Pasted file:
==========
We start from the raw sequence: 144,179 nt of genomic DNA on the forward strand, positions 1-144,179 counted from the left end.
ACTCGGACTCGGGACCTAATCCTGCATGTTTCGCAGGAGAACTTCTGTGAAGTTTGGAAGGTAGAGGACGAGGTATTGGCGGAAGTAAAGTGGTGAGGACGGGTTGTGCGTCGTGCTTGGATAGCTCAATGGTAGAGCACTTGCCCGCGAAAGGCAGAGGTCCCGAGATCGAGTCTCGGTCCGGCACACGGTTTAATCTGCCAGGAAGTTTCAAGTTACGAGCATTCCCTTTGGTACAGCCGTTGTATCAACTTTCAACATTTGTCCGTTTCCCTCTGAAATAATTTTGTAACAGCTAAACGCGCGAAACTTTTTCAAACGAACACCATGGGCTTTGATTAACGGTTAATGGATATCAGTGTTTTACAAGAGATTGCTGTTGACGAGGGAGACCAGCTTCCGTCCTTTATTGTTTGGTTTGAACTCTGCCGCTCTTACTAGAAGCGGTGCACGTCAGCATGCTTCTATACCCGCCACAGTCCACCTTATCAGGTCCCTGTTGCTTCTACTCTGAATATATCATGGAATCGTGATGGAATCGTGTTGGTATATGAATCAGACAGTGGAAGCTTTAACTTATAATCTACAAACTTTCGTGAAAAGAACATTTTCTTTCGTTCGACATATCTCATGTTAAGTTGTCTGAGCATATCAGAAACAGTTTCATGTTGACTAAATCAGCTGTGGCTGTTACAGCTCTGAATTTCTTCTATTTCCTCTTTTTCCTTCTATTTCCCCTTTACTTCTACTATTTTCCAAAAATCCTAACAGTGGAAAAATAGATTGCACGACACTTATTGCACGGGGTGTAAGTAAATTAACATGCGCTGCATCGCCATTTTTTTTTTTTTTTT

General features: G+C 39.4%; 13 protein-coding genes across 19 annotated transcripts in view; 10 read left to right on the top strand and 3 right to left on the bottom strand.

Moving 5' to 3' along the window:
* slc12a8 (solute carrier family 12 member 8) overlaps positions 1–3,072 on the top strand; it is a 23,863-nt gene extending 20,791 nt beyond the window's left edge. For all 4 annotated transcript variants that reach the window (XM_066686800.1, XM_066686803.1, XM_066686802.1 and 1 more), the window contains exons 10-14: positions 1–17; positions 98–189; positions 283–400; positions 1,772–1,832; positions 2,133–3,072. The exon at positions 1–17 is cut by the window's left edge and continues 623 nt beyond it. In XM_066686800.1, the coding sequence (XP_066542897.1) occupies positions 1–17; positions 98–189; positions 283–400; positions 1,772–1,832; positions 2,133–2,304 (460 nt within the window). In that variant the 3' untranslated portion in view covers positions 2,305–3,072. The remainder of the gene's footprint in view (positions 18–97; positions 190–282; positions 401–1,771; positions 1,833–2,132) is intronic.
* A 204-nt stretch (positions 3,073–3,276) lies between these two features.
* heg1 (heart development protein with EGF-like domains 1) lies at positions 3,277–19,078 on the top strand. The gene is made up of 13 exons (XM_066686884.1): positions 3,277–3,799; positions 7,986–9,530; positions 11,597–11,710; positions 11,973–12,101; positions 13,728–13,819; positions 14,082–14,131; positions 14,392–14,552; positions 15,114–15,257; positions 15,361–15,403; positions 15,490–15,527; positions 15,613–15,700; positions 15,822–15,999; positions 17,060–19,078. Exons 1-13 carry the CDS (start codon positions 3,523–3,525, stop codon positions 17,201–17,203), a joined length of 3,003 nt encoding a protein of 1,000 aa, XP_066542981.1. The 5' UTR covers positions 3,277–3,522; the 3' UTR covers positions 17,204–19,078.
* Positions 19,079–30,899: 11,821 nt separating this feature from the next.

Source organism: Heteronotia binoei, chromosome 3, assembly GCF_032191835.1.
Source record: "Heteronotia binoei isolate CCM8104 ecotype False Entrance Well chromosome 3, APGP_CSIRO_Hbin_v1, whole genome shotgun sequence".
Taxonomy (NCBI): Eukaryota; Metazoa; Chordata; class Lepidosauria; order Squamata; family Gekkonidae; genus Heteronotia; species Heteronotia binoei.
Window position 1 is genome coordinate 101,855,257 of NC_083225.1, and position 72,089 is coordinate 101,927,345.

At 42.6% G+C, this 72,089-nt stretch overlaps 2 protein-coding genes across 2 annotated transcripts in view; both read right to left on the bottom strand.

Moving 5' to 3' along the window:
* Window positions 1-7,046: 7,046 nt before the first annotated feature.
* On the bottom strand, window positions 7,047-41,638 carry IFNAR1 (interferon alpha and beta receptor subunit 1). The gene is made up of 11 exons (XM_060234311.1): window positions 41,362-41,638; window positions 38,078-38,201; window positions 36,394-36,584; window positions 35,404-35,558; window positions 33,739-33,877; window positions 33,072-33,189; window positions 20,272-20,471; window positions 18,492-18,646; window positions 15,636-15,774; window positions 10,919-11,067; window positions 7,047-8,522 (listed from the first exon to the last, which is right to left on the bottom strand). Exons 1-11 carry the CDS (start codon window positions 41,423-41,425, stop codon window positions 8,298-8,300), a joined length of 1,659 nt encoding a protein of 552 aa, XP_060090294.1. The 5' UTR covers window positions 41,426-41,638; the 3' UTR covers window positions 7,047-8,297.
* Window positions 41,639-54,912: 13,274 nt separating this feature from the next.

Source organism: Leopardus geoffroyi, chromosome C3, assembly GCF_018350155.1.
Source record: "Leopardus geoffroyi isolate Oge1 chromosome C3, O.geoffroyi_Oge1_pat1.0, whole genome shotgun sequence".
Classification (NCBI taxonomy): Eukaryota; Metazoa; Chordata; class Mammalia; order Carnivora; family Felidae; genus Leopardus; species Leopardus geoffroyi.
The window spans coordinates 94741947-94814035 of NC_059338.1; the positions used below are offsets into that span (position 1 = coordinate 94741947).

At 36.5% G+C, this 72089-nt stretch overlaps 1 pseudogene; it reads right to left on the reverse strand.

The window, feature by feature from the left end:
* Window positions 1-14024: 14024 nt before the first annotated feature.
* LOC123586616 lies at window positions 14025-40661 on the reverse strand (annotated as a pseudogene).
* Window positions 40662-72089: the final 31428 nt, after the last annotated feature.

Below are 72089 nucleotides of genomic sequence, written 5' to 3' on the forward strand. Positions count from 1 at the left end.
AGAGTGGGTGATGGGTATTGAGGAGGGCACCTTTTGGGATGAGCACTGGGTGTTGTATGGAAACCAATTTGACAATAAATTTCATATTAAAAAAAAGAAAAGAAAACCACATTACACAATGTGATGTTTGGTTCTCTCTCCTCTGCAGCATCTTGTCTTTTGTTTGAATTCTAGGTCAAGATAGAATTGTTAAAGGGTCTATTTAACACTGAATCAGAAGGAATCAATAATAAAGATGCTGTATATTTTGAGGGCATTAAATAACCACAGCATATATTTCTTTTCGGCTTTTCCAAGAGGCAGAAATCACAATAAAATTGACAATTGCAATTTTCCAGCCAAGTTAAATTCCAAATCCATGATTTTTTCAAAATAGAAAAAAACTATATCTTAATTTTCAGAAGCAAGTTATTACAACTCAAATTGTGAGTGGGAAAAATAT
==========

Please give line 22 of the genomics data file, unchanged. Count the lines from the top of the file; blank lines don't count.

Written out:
At 36.5% G+C, this 72089-nt stretch overlaps 1 pseudogene; it reads right to left on the reverse strand.